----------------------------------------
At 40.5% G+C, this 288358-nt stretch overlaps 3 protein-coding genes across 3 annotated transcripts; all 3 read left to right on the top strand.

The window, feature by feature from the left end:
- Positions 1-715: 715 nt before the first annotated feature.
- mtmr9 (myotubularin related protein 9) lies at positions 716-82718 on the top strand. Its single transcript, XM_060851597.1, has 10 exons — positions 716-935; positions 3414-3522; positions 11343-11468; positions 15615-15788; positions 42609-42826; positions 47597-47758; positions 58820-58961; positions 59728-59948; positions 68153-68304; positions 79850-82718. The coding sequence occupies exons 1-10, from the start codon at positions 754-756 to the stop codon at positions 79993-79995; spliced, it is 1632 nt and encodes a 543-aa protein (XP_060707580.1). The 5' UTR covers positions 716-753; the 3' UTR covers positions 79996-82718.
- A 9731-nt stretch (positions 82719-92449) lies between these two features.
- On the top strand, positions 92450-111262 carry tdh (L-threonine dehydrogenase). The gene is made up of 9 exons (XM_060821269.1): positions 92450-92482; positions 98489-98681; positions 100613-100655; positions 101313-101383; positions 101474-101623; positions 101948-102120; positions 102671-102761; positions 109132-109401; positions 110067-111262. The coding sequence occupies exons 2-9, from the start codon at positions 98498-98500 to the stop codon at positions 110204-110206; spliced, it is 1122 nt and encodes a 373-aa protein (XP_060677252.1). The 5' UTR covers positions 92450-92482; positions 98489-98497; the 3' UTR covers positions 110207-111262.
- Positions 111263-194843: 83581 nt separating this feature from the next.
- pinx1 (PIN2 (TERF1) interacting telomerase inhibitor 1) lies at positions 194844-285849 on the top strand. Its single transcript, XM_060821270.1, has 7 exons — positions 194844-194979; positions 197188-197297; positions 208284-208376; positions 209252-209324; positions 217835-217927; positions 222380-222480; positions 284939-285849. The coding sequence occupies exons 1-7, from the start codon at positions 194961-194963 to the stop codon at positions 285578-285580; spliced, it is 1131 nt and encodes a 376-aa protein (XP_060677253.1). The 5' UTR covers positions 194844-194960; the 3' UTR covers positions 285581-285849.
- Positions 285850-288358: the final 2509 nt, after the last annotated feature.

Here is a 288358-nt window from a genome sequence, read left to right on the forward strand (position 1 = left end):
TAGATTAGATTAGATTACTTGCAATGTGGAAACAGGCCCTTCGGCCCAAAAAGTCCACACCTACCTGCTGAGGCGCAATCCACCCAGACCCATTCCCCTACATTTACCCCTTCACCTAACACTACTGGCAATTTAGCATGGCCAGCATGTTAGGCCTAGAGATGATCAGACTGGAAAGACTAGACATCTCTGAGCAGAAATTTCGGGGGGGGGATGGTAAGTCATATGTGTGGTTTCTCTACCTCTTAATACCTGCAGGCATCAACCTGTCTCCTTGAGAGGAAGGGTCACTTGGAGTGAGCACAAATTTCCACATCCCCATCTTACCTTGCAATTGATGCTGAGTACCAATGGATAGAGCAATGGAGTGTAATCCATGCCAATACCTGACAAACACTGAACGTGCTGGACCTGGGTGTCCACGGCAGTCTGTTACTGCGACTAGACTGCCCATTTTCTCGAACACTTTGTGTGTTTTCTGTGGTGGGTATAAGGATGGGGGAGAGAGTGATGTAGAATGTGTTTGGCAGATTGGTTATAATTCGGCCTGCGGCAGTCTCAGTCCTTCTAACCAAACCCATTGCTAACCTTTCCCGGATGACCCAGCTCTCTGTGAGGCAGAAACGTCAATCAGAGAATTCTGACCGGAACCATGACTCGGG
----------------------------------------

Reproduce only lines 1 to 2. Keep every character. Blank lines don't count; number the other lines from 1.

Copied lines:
At 40.5% G+C, this 288358-nt stretch overlaps 3 protein-coding genes across 3 annotated transcripts; all 3 read left to right on the top strand.

The window, feature by feature from the left end: